What Type of Company Should You Work For

July 29th, 2012 | Job Search | No Comments »

Now that hiring is picking up across a large number of industries, most jobseekers are out of the woods of desperation where they’ll take the first job offer that comes their way. In fact, many jobseekers are now seeing several offers come in within days of one another, and they are left with the decision of which to choose. Do you know which you would choose?

The decision might be more complicated than you would at first think, as there is a lot to take into consideration. The easy answer might be to take the offer with the biggest salary. But for the truly satisfied employee, job happiness goes way beyond money. It can also go beyond commute time, benefits packages, and fancy position titles.

What it really comes down to is being a good fit in the company. Most hiring managers aim to find candidates who would fit into their company culture and environment, so if they extend an offer, they probably think you’ll be great. But you can’t rely solely on this judgment.

The first thing you need to do is determine what factors will make you the best, happiest employee you can be. And secondly, you need to find out as much as you can during the interview process. Not only will your questions portray your interest in your company, the answers can also help you make a better decision in the long run.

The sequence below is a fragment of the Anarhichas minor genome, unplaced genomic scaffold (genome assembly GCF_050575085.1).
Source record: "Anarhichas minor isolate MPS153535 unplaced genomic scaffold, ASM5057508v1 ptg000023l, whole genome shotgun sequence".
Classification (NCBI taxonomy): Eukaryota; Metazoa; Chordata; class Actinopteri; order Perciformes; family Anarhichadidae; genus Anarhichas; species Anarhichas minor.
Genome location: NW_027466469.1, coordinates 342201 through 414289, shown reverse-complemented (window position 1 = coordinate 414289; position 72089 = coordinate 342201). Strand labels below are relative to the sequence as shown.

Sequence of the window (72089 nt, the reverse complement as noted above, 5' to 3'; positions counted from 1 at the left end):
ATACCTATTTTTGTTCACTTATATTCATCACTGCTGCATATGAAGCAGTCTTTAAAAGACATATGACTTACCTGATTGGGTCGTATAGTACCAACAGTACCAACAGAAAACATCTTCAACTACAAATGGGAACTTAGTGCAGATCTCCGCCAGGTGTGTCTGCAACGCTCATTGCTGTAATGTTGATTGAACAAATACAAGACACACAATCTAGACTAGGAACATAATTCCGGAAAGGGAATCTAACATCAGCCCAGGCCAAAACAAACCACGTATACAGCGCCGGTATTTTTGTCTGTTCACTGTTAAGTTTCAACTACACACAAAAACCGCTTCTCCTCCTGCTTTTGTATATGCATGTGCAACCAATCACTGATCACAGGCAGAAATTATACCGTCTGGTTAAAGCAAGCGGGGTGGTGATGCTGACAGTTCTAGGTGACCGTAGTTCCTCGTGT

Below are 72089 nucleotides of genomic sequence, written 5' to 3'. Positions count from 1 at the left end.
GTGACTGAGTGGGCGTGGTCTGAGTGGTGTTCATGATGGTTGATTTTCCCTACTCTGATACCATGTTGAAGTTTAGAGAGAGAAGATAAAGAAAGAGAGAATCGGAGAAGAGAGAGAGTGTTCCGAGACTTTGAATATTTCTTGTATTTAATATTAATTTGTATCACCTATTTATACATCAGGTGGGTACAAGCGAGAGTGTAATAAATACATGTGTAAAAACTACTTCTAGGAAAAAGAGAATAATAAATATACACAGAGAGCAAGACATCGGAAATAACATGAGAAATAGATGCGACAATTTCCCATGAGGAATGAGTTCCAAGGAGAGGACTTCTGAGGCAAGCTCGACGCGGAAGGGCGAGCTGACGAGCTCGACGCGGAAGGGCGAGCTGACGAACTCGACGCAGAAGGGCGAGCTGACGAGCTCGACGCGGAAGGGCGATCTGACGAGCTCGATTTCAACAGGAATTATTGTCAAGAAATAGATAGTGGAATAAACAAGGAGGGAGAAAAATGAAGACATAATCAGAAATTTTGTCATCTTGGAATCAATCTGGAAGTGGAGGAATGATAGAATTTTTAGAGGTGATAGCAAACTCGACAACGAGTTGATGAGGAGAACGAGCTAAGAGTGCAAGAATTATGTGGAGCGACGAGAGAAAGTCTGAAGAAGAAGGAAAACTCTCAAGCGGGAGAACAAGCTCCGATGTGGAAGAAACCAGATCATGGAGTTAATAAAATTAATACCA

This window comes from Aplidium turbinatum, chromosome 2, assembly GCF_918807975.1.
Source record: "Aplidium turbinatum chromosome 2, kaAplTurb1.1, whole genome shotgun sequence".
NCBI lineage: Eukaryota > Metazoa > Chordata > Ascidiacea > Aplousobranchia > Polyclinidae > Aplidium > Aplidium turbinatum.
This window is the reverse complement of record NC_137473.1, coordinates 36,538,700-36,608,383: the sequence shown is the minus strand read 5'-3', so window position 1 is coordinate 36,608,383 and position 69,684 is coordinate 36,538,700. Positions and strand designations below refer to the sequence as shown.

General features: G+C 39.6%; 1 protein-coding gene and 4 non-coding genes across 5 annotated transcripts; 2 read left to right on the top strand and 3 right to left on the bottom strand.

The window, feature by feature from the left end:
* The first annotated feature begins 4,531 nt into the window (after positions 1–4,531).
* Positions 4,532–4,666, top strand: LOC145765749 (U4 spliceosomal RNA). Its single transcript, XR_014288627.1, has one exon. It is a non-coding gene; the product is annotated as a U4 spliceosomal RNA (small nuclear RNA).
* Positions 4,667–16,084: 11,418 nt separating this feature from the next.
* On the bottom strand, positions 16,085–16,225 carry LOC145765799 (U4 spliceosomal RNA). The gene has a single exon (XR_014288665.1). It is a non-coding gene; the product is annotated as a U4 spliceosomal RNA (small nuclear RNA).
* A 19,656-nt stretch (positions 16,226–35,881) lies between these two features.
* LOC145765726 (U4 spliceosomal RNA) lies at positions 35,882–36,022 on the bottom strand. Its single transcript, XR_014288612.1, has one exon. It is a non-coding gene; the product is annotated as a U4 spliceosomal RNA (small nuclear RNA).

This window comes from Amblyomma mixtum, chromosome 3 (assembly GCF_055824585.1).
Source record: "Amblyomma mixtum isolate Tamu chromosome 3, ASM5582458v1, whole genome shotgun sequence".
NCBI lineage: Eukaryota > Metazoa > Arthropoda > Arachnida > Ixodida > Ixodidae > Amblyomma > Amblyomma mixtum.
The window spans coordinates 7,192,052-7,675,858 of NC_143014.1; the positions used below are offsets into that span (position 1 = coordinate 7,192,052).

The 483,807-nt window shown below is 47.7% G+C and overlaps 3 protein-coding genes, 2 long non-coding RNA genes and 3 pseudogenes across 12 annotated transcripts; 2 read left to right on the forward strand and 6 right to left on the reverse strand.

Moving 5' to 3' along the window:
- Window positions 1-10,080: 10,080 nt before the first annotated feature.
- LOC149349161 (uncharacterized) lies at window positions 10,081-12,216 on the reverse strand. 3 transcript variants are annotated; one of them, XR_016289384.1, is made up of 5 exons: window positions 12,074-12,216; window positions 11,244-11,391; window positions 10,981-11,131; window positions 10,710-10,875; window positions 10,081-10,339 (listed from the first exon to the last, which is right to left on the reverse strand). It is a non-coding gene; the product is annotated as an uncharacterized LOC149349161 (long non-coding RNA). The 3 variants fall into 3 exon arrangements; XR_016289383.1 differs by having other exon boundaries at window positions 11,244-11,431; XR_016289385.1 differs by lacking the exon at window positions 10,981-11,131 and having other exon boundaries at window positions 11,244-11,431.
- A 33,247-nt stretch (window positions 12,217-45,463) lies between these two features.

So, do you thrive in a fast paced, high-energy environment where there’s a lot of hustle and bustle from an outgoing team? Or do you prefer a quiet atmosphere where you can get the job done independently with the occasional friendly interaction with a neighboring coworker?

Are you motivated by an exciting, high-growth start-up company, with entrepreneurial team members and a casual, unstructured work environment? Or do you feel more comfortable in large corporation with a rich history of success and a more traditional office setup?

Whatever your answers, the important thing is to match up your personality with the company you have in mind. Make sure you ask them to describe their work environment, team dynamic, and overall company culture. If they tell you a job offer is in the works, ask if you can meet the team.

Ultimately, you need to find a company that works for you. Only then will you stand a solid chance of building a long-lasting, highly satisfying career with an employer you love.

By Clare Saumell